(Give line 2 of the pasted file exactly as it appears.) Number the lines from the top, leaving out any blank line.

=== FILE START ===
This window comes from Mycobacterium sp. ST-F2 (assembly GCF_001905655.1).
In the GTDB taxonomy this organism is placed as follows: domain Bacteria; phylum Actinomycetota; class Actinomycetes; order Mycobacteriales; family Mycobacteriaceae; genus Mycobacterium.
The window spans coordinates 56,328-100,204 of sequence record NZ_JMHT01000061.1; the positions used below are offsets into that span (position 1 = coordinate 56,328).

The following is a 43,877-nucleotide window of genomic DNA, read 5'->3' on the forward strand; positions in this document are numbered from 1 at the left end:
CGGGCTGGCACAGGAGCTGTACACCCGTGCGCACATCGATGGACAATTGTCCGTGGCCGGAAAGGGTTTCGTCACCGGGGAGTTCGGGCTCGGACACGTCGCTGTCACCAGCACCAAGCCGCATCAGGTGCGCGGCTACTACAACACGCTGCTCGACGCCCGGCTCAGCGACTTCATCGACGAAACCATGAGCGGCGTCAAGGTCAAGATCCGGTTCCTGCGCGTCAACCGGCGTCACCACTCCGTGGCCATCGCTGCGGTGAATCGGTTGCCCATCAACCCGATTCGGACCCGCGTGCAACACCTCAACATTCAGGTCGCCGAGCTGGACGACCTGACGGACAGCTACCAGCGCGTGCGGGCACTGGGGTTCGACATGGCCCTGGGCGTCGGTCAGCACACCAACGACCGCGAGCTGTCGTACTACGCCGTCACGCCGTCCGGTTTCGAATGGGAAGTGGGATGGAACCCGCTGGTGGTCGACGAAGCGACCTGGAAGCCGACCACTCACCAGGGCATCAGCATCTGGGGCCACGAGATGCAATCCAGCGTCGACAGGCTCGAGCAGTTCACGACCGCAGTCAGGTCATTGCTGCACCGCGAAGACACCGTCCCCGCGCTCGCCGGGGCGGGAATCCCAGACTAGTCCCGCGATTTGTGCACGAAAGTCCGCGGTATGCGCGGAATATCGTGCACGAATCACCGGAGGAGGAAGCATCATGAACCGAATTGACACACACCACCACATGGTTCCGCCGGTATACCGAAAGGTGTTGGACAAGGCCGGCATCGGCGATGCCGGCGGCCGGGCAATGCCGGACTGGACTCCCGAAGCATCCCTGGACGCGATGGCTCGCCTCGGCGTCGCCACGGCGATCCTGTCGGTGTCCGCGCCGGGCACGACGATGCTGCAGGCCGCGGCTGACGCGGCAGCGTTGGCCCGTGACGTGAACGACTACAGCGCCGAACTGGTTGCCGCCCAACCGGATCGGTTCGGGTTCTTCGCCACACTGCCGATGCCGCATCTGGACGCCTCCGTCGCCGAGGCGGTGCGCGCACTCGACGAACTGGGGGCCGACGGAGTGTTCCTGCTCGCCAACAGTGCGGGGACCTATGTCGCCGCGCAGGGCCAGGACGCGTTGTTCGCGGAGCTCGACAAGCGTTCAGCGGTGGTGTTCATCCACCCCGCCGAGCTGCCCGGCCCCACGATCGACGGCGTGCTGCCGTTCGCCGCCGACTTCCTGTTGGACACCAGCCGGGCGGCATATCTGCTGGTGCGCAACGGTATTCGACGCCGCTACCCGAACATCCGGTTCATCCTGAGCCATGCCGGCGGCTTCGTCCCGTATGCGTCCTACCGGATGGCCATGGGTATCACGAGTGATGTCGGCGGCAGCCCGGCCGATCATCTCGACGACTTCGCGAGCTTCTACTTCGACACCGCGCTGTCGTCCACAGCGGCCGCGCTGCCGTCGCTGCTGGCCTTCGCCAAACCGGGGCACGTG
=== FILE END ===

In the GTDB taxonomy this organism is placed as follows: domain Bacteria; phylum Actinomycetota; class Actinomycetes; order Mycobacteriales; family Mycobacteriaceae; genus Mycobacterium.